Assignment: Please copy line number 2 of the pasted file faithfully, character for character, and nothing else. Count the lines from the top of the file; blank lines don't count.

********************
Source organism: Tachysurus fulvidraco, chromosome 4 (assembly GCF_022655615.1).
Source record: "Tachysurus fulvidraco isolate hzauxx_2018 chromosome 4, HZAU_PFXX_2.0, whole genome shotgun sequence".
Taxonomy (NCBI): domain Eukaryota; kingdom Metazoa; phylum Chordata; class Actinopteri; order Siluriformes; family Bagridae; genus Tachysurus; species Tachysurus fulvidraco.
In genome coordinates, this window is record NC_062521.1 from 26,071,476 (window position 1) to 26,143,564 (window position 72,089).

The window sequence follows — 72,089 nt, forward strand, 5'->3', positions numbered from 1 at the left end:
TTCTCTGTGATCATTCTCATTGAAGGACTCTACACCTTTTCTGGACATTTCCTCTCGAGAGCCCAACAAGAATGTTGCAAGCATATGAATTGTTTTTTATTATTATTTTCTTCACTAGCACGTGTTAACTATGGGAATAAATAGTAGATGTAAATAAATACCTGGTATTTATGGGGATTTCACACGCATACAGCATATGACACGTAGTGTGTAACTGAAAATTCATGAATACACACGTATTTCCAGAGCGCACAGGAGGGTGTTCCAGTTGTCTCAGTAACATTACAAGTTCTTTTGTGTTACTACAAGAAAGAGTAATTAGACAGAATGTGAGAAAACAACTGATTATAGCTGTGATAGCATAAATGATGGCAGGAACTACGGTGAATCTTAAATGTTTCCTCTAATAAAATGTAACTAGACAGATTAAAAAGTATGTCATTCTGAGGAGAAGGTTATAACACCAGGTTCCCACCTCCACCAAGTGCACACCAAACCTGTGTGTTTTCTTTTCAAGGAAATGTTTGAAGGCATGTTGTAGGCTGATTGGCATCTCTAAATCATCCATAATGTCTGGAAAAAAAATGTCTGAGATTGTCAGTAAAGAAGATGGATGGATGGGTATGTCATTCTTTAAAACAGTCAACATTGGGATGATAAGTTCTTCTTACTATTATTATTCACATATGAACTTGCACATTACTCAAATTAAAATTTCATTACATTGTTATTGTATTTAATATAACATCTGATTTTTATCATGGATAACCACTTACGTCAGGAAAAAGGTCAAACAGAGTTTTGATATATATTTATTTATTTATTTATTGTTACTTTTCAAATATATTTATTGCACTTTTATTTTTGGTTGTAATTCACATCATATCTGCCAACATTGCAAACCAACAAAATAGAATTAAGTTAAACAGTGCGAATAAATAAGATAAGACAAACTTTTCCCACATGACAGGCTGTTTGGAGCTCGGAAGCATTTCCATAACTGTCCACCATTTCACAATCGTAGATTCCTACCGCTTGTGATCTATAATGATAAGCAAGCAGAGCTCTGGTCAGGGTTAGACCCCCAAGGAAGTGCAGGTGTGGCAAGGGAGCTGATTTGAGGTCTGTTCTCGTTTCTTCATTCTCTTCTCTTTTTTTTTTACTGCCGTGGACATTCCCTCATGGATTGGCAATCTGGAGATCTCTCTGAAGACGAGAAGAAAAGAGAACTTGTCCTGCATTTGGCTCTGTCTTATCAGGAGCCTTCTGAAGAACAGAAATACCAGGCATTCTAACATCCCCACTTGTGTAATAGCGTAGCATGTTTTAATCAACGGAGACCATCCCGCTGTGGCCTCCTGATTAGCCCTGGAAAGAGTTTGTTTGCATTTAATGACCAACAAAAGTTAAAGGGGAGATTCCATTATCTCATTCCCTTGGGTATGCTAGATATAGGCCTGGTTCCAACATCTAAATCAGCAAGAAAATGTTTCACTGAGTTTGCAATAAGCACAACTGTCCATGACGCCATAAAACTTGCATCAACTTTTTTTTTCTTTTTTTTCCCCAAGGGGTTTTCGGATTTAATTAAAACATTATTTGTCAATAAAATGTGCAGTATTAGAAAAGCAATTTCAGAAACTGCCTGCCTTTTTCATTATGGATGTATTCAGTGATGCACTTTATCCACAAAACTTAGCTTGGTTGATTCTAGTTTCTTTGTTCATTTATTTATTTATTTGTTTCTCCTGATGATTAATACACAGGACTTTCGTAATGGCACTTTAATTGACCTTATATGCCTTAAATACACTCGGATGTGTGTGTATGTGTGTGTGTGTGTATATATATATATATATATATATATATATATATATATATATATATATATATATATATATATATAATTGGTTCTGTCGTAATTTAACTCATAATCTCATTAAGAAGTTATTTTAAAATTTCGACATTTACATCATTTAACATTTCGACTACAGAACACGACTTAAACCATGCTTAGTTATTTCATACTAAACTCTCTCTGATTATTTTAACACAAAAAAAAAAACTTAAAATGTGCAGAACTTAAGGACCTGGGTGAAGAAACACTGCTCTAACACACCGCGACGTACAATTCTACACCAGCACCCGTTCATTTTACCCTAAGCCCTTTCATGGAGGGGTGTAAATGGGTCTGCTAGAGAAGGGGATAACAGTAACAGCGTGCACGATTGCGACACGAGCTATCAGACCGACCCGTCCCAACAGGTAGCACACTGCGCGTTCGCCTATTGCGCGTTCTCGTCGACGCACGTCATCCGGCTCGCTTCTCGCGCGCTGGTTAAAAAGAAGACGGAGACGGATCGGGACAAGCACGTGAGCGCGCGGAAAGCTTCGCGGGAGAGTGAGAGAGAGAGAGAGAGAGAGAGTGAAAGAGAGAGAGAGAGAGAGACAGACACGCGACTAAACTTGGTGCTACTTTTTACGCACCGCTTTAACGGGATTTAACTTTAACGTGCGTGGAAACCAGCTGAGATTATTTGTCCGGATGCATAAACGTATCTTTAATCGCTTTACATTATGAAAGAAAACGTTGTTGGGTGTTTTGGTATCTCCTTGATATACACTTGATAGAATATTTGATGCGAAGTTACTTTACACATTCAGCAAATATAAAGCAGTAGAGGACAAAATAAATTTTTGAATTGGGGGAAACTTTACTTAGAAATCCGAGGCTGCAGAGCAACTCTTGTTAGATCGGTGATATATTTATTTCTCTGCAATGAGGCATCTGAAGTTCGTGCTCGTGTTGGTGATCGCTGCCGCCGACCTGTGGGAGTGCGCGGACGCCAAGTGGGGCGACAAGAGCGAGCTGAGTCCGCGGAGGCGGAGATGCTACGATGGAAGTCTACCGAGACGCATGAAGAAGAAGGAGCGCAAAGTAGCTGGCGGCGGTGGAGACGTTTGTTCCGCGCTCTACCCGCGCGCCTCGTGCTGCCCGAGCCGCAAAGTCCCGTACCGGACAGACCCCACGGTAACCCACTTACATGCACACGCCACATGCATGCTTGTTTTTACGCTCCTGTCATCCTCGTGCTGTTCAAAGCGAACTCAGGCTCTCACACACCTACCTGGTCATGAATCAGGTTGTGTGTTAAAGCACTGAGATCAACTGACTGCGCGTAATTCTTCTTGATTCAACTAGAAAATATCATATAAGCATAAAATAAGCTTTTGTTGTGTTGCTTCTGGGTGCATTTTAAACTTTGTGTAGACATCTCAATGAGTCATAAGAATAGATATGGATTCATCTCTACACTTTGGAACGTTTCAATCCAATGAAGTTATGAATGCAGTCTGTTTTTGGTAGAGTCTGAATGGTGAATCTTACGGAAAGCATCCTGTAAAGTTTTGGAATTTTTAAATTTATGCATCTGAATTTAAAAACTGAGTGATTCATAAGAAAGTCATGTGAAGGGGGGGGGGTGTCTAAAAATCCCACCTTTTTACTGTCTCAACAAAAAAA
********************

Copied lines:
Source record: "Tachysurus fulvidraco isolate hzauxx_2018 chromosome 4, HZAU_PFXX_2.0, whole genome shotgun sequence".